Photoshop v Lightroom v Capture One as primary editor

First, let’s be clear, I no longer use Lightroom. ( See https://peterllewellyn.com/new-workflow/)

However, I did use Lightroom for many years and, as it’s still the most popular program for handling RAW files, I include it here for comparison

Imaging software 2018, what each program does.

Photoshop

Photoshop has been around as long as digital photography has existed and is the best known of all digital image manipulation programs. Indeed the very word ‘Photoshopped’ has entered the vocabulary to mean a digitally altered photo, even if Photoshop itself was not even involved.

Adobe Photoshop has greatly expanded from it’s original target of photographers and is now used by, graphic designers, publisher, architects and animation studies to name but a few.

Basically, for photographers, Photoshop is a high-end, pixel level editor, and is still often the primary editor used. Indeed many photographers still only use Photoshop for digital editing.

Lightroom

Lightroom, or to give it it’s latest name, Adobe Photoshop Lightroom CC, is both an image editor, and a digital management system. The very fact that Photoshop is now included in the naming convention is a strong clue that many of Photoshop’s primary functions are included in Lightroom.

As far as digital editing is concerned Lightroom is a non-destructive editor, meaning that no pixel level changes are made to your actual files, changes being stored as simple, editable text files (sidecar files) alongside each image, whereas Photoshop is a pixel based editor where changes are embedded in the file as soon as you hit ‘save’. In fact Lightroom has no save button at all. Edits are kept automatically as you make them.

Capture One 11

Capture One is Phase One’s answer to Lightroom. In the early days of digital I was a user of Apple Aperture. When this was discontinued I was forced to adopt Lightroom as, at the time, there was no real alternative.

Lightroom and Capture One offer many of the same tools. The two programs differ mainly in the user interface and some of the more advanced features.

Frankly it is the initial processing of RAW files that I personally find superior to Lightroom that is the main reason I use Capture One. This is followed by the interface which is more akin to the Aperture look. I dislike Lightroom modular approach and find switching form one module to another in the middle of working to be  drag. Now, in Capture One 11 we have layers, even less images go to Photoshop.

Capture One now offers layers

However, both programs still do a fine job of processing RAW images. (You are using RAW as your format I hope!) It is really a matter of personal preference. As a matter of interest opening a RAW image in Photoshop or Lightroom uses the same engine, Adobe Camera Raw.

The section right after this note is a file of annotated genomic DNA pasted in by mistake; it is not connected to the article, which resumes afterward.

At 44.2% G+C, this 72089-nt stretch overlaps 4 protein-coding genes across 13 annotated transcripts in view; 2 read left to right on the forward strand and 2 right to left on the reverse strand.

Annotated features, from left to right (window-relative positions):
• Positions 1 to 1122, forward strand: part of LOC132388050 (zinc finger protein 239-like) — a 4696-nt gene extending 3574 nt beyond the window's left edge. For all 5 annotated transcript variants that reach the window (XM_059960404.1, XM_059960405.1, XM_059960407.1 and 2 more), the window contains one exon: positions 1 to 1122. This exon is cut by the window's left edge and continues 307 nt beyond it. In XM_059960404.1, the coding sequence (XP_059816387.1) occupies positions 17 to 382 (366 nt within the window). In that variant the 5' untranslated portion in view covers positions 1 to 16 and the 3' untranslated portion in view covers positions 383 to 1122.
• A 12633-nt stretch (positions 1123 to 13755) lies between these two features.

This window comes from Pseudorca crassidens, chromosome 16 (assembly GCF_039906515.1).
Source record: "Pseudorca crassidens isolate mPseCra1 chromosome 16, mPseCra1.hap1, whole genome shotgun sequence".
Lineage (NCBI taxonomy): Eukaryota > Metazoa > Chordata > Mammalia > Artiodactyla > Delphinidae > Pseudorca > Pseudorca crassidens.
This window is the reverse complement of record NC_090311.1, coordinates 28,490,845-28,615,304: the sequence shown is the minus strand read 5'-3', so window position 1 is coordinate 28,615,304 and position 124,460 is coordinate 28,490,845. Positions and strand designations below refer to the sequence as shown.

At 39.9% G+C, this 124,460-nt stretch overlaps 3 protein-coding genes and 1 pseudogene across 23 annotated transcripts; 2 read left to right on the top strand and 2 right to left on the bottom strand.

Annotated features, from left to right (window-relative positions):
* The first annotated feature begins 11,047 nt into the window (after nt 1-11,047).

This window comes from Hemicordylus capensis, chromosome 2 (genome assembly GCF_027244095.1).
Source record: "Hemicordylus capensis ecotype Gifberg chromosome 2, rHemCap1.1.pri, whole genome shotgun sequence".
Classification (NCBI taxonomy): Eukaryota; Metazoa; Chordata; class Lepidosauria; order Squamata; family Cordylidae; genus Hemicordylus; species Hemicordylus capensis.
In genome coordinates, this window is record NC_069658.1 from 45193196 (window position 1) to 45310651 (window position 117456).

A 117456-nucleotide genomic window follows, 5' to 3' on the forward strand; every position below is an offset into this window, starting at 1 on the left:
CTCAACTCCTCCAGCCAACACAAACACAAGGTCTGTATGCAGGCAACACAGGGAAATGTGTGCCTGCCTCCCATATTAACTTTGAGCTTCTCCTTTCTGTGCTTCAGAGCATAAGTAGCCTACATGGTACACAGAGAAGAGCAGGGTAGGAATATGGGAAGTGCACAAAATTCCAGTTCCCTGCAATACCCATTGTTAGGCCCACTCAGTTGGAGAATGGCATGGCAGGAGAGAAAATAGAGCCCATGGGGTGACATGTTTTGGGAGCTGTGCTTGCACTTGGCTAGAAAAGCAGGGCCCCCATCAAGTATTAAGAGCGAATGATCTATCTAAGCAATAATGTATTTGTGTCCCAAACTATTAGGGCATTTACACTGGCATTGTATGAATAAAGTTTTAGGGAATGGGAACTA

Which Program to use when

If you shoot RAW format images then I highly recommend you use Lightroom or Capture One as your primary editor. In fact many of my edits are done solely in Capture One and never get opened in Photoshop. You gain the advantage of non-destructive editing and photo organization at the same time. Lightroom is relatively easy to learn, Capture one a little steeper learning curve, and to use the full feature set of Photoshop plan on spending a lot of time in front of the screen.

However Photoshop does offer numerous features not available in Lightroom or Capture one (yet!)

Advanced retouching is more effectively achieved in Photoshop than either LR or C1. Both offer the ability to output an editable image as a TIFF or PSD to be manipulated in PS then, as soon as you hit save, that new version is imported back into the LR or C1 catalog. In fact, removing blemishes, massive amounts or sensor dust and the like is my main use for Photoshop.

Before Photoshop
Before Photoshop
After Photoshop
After Photoshop

 

It would be impossible to effectively remove the small branches between the Vermillion Flycatcher and the Hummingbird using Lightroom or Capture One. If you are into compositing images, producing HDR, or Panoramas then Photoshop is still the best tool for the job.

My personal workflow

All my images go through the same process:

  • Download into Photomechanic for initial sorting, captioning, keywording and renaming
  • Images are moved to primary storage drive
  • Images are imported into Capture One 11 and processed
  • Final images are output for intended use

As promised in an earlier blog I will detail my Photomechanic process shortly. I am waiting for the new 64bit version, Photomechanic 6, to appear, which is promised by the end of the year. This will bring databasing to Photomechanic which may well change my workflow.